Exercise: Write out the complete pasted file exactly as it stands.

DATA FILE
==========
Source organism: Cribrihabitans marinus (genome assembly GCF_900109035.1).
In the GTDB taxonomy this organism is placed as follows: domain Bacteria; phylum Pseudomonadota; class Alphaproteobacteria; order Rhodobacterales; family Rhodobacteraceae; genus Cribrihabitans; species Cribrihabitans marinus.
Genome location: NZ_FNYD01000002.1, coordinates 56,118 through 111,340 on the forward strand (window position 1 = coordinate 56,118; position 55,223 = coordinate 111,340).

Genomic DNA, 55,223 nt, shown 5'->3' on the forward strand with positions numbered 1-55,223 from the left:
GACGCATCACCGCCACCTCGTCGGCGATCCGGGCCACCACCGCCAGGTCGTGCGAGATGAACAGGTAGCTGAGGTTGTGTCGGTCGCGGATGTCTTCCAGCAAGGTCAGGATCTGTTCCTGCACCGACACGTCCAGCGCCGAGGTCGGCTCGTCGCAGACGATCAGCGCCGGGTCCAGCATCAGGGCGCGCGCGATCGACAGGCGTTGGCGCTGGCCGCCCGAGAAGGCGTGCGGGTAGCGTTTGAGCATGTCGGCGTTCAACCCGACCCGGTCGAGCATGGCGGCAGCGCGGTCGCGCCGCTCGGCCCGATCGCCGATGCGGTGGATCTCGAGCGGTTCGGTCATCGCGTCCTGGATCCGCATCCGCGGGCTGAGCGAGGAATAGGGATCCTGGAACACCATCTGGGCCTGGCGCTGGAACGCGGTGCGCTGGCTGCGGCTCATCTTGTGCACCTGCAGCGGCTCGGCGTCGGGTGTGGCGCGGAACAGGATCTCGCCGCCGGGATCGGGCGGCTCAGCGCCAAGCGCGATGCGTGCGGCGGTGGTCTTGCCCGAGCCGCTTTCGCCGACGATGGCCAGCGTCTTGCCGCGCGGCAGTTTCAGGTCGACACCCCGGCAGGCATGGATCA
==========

Source organism: Cribrihabitans marinus (genome assembly GCF_900109035.1).
In the GTDB taxonomy this organism is placed as follows: domain Bacteria; phylum Pseudomonadota; class Alphaproteobacteria; order Rhodobacterales; family Rhodobacteraceae; genus Cribrihabitans; species Cribrihabitans marinus.
Genome location: NZ_FNYD01000002.1, coordinates 56,118 through 111,340 on the forward strand (window position 1 = coordinate 56,118; position 55,223 = coordinate 111,340).

Genomic DNA, 55,223 nt, shown 5'->3' on the forward strand with positions numbered 1-55,223 from the left:
GACGCATCACCGCCACCTCGTCGGCGATCCGGGCCACCACCGCCAGGTCGTGCGAGATGAACAGGTAGCTGAGGTTGTGTCGGTCGCGGATGTCTTCCAGCAAGGTCAGGATCTGTTCCTGCACCGACACGTCCAGCGCCGAGGTCGGCTCGTCGCAGACGATCAGCGCCGGGTCCAGCATCAGGGCGCGCGCGATCGACAGGCGTTGGCGCTGGCCGCCCGAGAAGGCGTGCGGGTAGCGTTTGAGCATGTCGGCGTTCAACCCGACCCGGTCGAGCATGGCGGCAGCGCGGTCGCGCCGCTCGGCCCGATCGCCGATGCGGTGGATCTCGAGCGGTTCGGTCATCGCGTCCTGGATCCGCATCCGCGGGCTGAGCGAGGAATAGGGATCCTGGAACACCATCTGGGCCTGGCGCTGGAACGCGGTGCGCTGGCTGCGGCTCATCTTGTGCACCTGCAGCGGCTCGGCGTCGGGTGTGGCGCGGAACAGGATCTCGCCGCCGGGATCGGGCGGCTCAGCGCCAAGCGCGATGCGTGCGGCGGTGGTCTTGCCCGAGCCGCTTTCGCCGACGATGGCCAGCGTCTTGCCGCGCGGCAGTTTCAGGTCGACACCCCGGCAGGCATGGATCA